Not necessarily this movie, but at what point do you and Kyle talk about making a movie?
I don’t know if we ever explicitly had the conversation, but I think we always just knew that was the endgame. And every year, we were focused on the moment like right now, we’re making videos. We eventually want to get a sketch show to ourselves — we pitched a number of shows and got a Comedy Central pilot presentation before we were hired by SNL. But it was [all going towards] knowing eventually we’ll be able to make a film. For years, I don’t think felt like we were at that point in our lives to go after it, but we knew eventually one of us would get a finished script done. Shortly before we got hired by SNL four years ago, Kyle had this great idea and he reached out to our screenwriting buddy Kevin Costello, who was in LA and was the one guy we knew that had written a full script — both Kyle and I had never done that — and Kyle gave it to Kevin, and then he and Kyle would go back and forth throughout the year, and then it started to become more of a reality. As they got closer, I started to realize okay, we’re going to make a movie pretty soon, and it really was around our first or second year of SNL where we knew we’re going to go after making a film. But my dream of making a movie personally started probably in high school when I really discovered a passion for storytelling.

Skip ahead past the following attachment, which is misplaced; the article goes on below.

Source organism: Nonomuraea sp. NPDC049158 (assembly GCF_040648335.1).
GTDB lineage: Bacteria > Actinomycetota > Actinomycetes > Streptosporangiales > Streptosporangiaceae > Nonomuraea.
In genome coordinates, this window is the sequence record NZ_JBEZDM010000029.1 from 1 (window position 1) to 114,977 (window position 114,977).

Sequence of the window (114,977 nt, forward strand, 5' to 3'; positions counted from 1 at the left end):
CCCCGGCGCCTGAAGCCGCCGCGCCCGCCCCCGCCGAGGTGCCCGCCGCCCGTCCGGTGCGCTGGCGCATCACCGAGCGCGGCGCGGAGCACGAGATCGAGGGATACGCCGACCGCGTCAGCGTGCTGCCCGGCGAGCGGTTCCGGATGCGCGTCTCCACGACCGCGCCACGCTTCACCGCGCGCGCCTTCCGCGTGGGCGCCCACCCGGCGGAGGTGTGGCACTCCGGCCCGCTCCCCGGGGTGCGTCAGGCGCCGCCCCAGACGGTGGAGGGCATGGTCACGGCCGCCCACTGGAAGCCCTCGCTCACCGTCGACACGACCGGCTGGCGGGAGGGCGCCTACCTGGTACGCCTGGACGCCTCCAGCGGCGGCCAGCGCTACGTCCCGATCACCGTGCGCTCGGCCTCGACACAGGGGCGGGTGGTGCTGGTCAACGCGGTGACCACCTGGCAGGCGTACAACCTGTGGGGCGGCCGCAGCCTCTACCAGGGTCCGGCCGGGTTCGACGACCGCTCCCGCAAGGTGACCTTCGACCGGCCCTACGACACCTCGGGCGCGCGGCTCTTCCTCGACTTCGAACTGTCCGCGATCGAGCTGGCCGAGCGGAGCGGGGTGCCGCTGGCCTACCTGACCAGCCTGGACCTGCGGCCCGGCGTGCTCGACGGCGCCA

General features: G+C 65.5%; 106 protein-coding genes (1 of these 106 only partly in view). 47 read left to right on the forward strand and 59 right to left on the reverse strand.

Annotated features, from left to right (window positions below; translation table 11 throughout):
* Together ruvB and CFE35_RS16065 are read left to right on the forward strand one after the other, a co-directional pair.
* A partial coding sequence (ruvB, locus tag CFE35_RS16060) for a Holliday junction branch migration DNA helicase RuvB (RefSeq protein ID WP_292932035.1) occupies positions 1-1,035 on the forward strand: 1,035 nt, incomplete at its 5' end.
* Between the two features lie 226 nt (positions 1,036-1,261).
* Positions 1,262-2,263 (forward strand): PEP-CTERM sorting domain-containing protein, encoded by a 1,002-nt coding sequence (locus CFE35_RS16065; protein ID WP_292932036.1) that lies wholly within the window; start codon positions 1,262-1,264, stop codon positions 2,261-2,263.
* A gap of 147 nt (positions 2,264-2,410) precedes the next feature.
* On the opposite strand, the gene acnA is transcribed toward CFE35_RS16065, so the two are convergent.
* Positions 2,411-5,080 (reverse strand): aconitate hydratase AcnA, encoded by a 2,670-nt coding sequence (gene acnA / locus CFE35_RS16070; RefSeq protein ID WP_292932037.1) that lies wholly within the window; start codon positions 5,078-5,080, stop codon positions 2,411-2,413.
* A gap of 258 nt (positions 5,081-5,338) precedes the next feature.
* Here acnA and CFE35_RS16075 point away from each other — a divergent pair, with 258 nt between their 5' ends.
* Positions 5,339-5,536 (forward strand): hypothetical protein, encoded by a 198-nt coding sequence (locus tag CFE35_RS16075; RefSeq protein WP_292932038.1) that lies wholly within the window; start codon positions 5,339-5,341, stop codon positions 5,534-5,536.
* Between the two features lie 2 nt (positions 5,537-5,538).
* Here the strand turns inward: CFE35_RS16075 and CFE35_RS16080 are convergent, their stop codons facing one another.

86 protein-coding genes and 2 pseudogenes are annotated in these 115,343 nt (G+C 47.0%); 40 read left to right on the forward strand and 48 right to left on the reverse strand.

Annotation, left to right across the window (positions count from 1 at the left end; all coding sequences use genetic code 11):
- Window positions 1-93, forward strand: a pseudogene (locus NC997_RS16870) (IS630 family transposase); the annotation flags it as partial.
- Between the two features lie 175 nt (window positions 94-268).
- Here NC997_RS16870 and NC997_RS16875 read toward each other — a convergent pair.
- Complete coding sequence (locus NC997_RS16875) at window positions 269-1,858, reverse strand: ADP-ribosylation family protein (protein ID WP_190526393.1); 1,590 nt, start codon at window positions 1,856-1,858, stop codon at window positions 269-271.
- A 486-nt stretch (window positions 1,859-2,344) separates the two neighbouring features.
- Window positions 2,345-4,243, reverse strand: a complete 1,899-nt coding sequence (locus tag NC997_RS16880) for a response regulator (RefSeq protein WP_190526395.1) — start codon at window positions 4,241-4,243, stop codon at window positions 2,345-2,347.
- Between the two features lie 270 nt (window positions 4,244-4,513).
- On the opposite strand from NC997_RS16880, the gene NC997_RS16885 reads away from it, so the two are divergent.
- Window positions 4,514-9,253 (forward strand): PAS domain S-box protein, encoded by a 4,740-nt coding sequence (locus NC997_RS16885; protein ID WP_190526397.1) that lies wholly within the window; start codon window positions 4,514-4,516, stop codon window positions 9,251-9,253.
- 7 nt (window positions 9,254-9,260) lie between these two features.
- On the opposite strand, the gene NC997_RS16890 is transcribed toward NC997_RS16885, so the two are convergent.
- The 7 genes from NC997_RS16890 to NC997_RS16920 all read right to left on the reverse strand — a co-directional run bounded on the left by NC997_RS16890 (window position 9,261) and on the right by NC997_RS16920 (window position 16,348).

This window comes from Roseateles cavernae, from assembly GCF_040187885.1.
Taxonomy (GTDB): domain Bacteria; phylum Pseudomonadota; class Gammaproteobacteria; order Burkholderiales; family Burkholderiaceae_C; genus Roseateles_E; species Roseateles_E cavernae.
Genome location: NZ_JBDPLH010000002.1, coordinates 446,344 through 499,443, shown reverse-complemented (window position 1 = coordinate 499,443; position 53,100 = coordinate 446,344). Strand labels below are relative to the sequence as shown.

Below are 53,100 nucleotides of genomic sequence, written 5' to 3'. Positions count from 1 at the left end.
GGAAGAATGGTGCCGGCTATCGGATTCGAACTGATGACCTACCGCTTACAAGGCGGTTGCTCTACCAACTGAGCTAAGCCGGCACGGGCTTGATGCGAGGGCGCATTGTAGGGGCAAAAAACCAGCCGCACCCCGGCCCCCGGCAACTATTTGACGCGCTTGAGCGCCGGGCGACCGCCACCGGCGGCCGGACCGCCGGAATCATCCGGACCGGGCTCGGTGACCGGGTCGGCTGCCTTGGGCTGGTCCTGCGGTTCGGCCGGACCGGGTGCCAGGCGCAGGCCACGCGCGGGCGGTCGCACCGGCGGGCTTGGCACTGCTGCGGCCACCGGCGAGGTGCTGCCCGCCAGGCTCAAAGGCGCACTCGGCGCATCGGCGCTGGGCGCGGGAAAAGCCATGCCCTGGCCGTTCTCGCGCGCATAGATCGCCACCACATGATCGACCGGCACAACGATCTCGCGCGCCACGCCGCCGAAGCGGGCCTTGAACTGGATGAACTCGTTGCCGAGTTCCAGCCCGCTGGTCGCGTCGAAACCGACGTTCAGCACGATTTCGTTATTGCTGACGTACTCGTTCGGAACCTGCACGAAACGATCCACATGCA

Kyle had the idea five or six years ago and I lived with him, so he told me about it and I was like, “That sounds awesome.” But he went on to develop it by himself. I was working on something myself that never panned out, but because we have such a good friendship and we’ve been collaborators for so long, I knew if he ever finished this script, there would be a good chance I would direct it. He and Kevin sent it to me when they felt a good first draft was done and I just fell in love with it. I made it clear to them, “Of course, I want to do this. Let’s see if we can talk the financial people into taking a risk on a first-time filmmaker.” But I didn’t want this movie to not get made because I was attached to it. It would’ve been unfortunate and demoralizing if we couldn’t have gotten it made because the financiers didn’t want to take a risk on a first-time director, but I think they saw how important it was to Kyle to have me involved and I had enough short films to show at SNL that they trusted [me].